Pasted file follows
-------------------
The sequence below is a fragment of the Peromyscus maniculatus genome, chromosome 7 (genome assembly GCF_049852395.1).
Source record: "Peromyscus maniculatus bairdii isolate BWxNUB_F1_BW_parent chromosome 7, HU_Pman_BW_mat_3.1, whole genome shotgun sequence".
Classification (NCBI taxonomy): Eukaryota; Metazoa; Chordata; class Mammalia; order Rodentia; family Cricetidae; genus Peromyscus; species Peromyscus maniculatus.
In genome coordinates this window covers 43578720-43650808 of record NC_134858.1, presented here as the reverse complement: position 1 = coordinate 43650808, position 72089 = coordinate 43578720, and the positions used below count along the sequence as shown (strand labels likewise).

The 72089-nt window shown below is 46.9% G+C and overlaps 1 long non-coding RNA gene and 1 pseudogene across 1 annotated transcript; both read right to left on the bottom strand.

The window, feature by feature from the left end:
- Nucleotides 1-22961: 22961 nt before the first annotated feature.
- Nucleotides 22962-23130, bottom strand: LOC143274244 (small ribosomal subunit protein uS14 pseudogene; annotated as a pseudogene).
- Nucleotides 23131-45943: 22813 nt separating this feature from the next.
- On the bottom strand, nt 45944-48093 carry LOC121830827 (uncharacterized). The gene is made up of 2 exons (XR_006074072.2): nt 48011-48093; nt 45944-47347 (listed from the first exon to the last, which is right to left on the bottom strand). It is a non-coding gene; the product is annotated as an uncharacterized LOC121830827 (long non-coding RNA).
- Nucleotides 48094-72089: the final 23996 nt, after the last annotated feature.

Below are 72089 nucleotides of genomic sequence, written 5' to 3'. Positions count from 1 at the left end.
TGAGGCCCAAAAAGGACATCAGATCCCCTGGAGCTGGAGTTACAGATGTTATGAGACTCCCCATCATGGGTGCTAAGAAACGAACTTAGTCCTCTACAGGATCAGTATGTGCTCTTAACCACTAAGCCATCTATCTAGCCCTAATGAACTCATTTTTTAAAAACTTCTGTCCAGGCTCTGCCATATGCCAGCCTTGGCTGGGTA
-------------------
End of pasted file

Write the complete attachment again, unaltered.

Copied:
The sequence below is a fragment of the Peromyscus maniculatus genome, chromosome 7 (genome assembly GCF_049852395.1).
Source record: "Peromyscus maniculatus bairdii isolate BWxNUB_F1_BW_parent chromosome 7, HU_Pman_BW_mat_3.1, whole genome shotgun sequence".
Classification (NCBI taxonomy): Eukaryota; Metazoa; Chordata; class Mammalia; order Rodentia; family Cricetidae; genus Peromyscus; species Peromyscus maniculatus.
In genome coordinates this window covers 43578720-43650808 of record NC_134858.1, presented here as the reverse complement: position 1 = coordinate 43650808, position 72089 = coordinate 43578720, and the positions used below count along the sequence as shown (strand labels likewise).

The 72089-nt window shown below is 46.9% G+C and overlaps 1 long non-coding RNA gene and 1 pseudogene across 1 annotated transcript; both read right to left on the bottom strand.

The window, feature by feature from the left end:
- Nucleotides 1-22961: 22961 nt before the first annotated feature.
- Nucleotides 22962-23130, bottom strand: LOC143274244 (small ribosomal subunit protein uS14 pseudogene; annotated as a pseudogene).
- Nucleotides 23131-45943: 22813 nt separating this feature from the next.
- On the bottom strand, nt 45944-48093 carry LOC121830827 (uncharacterized). The gene is made up of 2 exons (XR_006074072.2): nt 48011-48093; nt 45944-47347 (listed from the first exon to the last, which is right to left on the bottom strand). It is a non-coding gene; the product is annotated as an uncharacterized LOC121830827 (long non-coding RNA).
- Nucleotides 48094-72089: the final 23996 nt, after the last annotated feature.

Below are 72089 nucleotides of genomic sequence, written 5' to 3'. Positions count from 1 at the left end.
TGAGGCCCAAAAAGGACATCAGATCCCCTGGAGCTGGAGTTACAGATGTTATGAGACTCCCCATCATGGGTGCTAAGAAACGAACTTAGTCCTCTACAGGATCAGTATGTGCTCTTAACCACTAAGCCATCTATCTAGCCCTAATGAACTCATTTTTTAAAAACTTCTGTCCAGGCTCTGCCATATGCCAGCCTTGGCTGGGTA